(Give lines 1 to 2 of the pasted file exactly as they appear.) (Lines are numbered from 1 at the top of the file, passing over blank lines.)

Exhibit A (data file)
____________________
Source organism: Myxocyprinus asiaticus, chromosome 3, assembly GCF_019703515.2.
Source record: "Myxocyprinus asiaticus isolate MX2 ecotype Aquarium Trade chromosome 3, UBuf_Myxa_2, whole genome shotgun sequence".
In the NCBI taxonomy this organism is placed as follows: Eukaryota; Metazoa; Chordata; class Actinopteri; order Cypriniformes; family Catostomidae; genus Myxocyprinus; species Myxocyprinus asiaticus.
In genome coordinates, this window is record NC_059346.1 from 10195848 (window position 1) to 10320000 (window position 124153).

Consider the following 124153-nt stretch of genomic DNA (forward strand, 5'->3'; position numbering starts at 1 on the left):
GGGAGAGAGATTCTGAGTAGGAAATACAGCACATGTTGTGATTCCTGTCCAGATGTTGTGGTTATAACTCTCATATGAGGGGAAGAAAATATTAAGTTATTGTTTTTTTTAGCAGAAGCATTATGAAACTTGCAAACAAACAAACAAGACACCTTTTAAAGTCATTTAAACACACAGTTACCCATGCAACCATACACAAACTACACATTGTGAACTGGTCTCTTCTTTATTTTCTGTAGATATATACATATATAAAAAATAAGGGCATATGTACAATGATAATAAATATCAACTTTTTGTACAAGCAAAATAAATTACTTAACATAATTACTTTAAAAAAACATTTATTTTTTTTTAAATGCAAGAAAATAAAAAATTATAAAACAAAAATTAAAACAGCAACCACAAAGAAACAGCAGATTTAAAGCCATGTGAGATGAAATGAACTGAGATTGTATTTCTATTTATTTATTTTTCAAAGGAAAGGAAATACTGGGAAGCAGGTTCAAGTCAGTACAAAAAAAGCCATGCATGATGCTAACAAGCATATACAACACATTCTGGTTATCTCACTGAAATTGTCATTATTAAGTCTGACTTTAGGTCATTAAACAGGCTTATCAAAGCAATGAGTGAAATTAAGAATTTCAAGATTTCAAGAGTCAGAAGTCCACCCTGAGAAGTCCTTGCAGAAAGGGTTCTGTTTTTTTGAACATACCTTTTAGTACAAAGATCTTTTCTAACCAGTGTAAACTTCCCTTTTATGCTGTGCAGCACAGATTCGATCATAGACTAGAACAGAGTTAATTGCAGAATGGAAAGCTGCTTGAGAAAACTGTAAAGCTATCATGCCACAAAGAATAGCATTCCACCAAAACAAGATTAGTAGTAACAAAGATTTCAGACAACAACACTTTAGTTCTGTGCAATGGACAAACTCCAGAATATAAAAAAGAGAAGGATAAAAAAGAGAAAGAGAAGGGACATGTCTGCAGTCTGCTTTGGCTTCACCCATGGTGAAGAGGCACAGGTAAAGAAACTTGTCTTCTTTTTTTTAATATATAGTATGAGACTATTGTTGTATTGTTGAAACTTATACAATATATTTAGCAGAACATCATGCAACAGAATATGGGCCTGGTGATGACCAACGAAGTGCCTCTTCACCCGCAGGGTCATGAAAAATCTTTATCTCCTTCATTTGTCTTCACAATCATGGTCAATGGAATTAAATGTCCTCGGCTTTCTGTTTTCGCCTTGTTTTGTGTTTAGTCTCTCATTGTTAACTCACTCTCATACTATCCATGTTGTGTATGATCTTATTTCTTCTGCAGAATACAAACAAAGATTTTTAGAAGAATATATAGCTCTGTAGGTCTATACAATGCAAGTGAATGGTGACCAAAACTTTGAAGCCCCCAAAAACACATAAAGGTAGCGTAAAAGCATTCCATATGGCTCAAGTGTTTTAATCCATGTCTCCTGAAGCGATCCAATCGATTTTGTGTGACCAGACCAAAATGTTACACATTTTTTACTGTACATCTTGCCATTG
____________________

Source organism: Myxocyprinus asiaticus, chromosome 3, assembly GCF_019703515.2.
Source record: "Myxocyprinus asiaticus isolate MX2 ecotype Aquarium Trade chromosome 3, UBuf_Myxa_2, whole genome shotgun sequence".